Page:A French Volunteer of the War of Independence.djvu/181

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persons to the scaffold. The Duke of Brunswick capitulated, retired, and repassed the frontier, to the indignation of the French princes and the 20,000 armed men who had followed them; to the disgust of all true soldiers,—men like General Clairfait;—and to the astonishment of all France and the Jacobins themselves, for the mob will never learn this eternal truth, that great events spring from the most trivial causes, and even from the lowest and most absurd motives.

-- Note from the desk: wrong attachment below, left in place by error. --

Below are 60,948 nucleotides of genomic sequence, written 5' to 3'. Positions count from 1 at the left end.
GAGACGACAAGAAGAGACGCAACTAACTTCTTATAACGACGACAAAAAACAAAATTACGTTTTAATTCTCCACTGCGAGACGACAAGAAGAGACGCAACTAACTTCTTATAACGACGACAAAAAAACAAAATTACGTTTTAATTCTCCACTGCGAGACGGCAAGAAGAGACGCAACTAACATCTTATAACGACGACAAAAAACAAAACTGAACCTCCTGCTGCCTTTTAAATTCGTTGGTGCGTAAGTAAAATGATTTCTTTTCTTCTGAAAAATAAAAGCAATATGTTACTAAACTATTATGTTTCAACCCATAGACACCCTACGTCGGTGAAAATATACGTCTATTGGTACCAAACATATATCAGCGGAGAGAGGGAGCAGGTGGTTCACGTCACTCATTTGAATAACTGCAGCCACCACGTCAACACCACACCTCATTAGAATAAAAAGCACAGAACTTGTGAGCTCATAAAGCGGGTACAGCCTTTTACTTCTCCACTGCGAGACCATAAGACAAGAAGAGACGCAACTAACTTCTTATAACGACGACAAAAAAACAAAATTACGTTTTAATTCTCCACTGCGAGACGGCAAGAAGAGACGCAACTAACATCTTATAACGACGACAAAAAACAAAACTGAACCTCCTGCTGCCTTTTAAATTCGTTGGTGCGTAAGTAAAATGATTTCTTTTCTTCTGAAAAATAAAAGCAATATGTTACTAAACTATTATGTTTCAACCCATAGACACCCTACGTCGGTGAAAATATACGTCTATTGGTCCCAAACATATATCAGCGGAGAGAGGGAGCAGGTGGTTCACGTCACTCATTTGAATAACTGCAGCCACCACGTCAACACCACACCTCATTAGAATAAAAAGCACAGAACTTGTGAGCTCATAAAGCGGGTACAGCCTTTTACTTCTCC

Proh! pudor! A retreat was ordered in accordance with the capitulations, but the French hussars plundered the baggage of our rear guard. A dull grey sky, continual rain, mud in which horses sank to their bellies, and wagon wheels to the hub, were the sinister omens which accompanied our retrograde march. Add to these also the complaints and consternation of the inhabitants, who had indiscreetly welcomed us on our triumphant entrance, and who now feared to remain exposed to the vengeance of the bloodthirsty ruffians whose fury would know no bounds.